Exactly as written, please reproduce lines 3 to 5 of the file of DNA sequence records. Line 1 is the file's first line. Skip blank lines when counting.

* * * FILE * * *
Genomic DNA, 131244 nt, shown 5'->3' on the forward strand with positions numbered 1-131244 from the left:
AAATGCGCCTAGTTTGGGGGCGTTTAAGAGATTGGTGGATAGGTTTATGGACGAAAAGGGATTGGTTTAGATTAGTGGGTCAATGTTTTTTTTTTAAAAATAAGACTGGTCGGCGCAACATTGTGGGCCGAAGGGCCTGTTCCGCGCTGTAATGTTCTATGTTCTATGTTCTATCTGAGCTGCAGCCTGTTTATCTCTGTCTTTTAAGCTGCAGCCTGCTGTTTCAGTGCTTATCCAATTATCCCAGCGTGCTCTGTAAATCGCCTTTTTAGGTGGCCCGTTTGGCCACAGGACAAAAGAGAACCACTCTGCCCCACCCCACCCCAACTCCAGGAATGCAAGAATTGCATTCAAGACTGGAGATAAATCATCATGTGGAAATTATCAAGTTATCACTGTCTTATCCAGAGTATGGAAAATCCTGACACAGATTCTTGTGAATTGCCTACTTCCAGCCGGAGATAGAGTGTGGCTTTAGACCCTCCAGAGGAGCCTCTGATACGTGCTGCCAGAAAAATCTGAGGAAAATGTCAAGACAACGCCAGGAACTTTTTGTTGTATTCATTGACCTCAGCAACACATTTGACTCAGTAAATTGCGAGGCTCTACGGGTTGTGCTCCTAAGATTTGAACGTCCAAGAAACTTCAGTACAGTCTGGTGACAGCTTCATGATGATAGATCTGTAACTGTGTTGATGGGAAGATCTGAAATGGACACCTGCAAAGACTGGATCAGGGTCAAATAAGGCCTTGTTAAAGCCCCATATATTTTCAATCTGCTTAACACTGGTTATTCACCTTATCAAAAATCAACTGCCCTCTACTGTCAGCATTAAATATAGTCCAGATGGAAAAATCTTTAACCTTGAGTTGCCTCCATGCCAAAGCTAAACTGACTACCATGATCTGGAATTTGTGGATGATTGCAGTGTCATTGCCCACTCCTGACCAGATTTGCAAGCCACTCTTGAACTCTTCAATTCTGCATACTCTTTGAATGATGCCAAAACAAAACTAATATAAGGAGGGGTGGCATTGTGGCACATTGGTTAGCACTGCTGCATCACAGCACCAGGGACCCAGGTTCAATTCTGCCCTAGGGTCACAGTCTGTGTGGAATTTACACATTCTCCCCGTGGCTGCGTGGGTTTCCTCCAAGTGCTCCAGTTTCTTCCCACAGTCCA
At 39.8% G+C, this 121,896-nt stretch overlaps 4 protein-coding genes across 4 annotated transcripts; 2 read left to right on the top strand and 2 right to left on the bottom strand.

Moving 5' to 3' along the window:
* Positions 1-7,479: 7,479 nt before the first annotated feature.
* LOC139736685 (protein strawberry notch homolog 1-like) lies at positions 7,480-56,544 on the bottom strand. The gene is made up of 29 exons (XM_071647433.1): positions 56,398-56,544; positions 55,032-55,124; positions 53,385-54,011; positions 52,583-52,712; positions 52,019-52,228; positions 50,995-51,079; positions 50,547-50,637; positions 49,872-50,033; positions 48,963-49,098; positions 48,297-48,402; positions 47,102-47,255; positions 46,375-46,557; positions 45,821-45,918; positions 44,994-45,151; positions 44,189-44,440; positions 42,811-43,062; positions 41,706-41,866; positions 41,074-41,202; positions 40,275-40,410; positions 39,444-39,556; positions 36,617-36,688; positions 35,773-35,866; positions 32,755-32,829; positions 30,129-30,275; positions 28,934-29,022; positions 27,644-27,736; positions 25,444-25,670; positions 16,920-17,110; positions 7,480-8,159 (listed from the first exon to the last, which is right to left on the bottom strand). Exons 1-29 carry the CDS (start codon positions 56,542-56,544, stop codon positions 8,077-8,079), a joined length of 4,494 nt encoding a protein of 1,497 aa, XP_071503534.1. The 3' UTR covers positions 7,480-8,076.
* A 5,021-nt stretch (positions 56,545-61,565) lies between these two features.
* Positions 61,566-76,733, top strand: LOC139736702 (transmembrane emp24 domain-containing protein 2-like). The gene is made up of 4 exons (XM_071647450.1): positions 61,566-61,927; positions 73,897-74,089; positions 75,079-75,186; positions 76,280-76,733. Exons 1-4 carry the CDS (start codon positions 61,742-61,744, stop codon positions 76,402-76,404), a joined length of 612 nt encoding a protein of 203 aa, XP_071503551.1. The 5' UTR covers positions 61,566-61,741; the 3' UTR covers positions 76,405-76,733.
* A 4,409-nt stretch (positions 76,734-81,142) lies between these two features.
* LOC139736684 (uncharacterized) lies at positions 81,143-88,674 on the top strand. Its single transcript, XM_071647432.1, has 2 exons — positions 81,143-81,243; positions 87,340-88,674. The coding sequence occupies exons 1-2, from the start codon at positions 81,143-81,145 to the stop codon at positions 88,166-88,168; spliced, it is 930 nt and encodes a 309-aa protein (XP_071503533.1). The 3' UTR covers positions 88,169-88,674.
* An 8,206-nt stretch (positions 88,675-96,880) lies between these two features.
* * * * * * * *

At 39.8% G+C, this 121,896-nt stretch overlaps 4 protein-coding genes across 4 annotated transcripts; 2 read left to right on the top strand and 2 right to left on the bottom strand.

Moving 5' to 3' along the window:
* Positions 1-7,479: 7,479 nt before the first annotated feature.